Homogenous restaurant designed “like a fallen tree” takes shape in a UNESCO World Heritage Site

Homogenous restaurant designed “like a fallen tree” takes shape in a UNESCO World Heritage Site

Primarily designed for a competition back in 2015, the Oberhulz Mountain Hut, a restaurant made entirely out of locally-sourced wood, has just opened to the public. The winning cantilevered design is constructed 6500 feet high in the Dolomites Mountain Range, one part of the Italian Alps identified as a UNESCO World Heritage Site.

The elegant structure is true to its main concept – purposely following the mountain’s slope and spreading out like three branches of a fallen tree. The interiors of these branches are just as significant and expressive as the façade. Each section is separated from the other with protruding wood trusses that extend their lengths from the ceiling down to the walls. This classic structural design, in turn, transforms the three sections into intimate pockets and, with the use of a glass wall façade, offers users uninterrupted views of the surroundings. All furniture used is made of local oak.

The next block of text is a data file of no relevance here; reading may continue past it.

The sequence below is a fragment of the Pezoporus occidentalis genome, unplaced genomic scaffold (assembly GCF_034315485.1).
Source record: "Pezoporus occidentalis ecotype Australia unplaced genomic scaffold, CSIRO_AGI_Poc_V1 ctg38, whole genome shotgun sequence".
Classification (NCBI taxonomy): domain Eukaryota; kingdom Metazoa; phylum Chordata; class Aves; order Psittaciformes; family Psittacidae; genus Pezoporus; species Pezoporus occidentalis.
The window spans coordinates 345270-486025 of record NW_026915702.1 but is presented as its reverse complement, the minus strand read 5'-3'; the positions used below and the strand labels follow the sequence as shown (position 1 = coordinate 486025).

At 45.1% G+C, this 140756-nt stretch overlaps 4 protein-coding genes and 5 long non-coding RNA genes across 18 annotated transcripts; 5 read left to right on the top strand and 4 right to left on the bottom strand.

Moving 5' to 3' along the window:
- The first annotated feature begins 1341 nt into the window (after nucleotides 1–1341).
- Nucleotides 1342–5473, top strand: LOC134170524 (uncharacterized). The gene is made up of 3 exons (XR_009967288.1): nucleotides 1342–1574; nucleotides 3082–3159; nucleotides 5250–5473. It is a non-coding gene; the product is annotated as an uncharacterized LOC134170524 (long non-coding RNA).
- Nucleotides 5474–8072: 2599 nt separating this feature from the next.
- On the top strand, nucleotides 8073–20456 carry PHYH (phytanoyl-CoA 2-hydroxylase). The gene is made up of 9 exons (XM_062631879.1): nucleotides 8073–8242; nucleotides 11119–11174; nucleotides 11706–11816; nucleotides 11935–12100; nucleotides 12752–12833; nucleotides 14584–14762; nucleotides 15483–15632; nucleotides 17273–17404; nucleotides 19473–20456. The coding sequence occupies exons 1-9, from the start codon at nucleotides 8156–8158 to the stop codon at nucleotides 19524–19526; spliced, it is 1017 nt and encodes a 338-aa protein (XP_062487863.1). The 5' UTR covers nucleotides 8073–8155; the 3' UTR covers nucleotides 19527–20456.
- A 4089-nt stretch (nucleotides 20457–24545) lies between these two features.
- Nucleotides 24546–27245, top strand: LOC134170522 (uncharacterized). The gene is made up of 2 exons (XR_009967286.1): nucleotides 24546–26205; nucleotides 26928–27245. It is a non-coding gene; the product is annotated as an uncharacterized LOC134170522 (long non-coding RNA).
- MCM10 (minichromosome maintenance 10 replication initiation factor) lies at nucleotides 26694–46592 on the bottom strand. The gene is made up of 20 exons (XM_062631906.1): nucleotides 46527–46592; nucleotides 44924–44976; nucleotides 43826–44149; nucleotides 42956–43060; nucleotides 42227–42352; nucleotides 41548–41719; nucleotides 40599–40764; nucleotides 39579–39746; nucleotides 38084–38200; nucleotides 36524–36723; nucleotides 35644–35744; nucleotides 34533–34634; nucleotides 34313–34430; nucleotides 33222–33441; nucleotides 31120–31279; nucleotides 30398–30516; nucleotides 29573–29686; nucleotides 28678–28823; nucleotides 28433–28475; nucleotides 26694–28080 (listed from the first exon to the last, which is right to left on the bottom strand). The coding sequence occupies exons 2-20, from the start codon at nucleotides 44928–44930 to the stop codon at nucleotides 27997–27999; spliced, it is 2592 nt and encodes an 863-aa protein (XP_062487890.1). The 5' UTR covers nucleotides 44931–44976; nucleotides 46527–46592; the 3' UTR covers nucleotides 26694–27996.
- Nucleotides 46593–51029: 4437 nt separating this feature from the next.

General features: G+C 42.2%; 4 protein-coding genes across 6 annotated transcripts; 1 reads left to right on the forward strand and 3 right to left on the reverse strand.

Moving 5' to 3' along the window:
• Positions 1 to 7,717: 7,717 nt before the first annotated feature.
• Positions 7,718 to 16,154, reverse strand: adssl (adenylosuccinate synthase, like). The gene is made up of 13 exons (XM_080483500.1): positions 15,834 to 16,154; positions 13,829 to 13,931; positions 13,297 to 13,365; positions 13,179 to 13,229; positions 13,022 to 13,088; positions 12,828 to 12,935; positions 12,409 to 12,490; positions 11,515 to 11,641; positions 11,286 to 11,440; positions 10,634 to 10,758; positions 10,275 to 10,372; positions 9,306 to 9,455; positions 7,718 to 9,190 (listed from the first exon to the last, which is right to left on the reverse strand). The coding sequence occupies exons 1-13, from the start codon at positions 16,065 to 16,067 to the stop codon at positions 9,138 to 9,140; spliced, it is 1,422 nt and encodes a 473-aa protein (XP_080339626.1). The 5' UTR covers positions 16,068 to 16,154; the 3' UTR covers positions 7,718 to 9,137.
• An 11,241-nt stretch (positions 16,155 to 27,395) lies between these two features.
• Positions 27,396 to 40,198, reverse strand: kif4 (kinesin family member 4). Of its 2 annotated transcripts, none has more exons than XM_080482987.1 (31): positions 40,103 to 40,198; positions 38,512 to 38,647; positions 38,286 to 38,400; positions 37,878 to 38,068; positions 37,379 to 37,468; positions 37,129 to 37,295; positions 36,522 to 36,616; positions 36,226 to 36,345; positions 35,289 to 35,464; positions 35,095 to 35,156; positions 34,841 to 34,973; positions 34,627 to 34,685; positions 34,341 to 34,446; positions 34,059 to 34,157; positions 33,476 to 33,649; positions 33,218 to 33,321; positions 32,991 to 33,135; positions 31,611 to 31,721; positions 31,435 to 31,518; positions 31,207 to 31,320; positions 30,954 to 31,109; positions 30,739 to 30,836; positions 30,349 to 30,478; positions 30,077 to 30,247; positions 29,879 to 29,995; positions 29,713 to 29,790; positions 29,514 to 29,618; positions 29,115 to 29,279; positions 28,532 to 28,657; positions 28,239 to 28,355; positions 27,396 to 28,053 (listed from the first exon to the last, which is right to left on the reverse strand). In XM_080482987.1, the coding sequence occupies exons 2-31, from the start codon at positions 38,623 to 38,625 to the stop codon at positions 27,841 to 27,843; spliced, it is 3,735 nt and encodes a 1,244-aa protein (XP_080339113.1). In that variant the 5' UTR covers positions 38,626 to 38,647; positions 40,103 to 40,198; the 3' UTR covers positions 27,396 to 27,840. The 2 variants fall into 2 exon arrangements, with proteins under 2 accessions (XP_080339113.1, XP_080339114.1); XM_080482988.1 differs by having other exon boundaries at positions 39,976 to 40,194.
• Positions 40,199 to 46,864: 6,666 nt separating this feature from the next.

The homogenous architecture is a nod to the existing environment, including the nearby huts. It was conceived by Milan-based design firm Peter Pichler Architecture in collaboration with Architect Pavol Mikolajcak.

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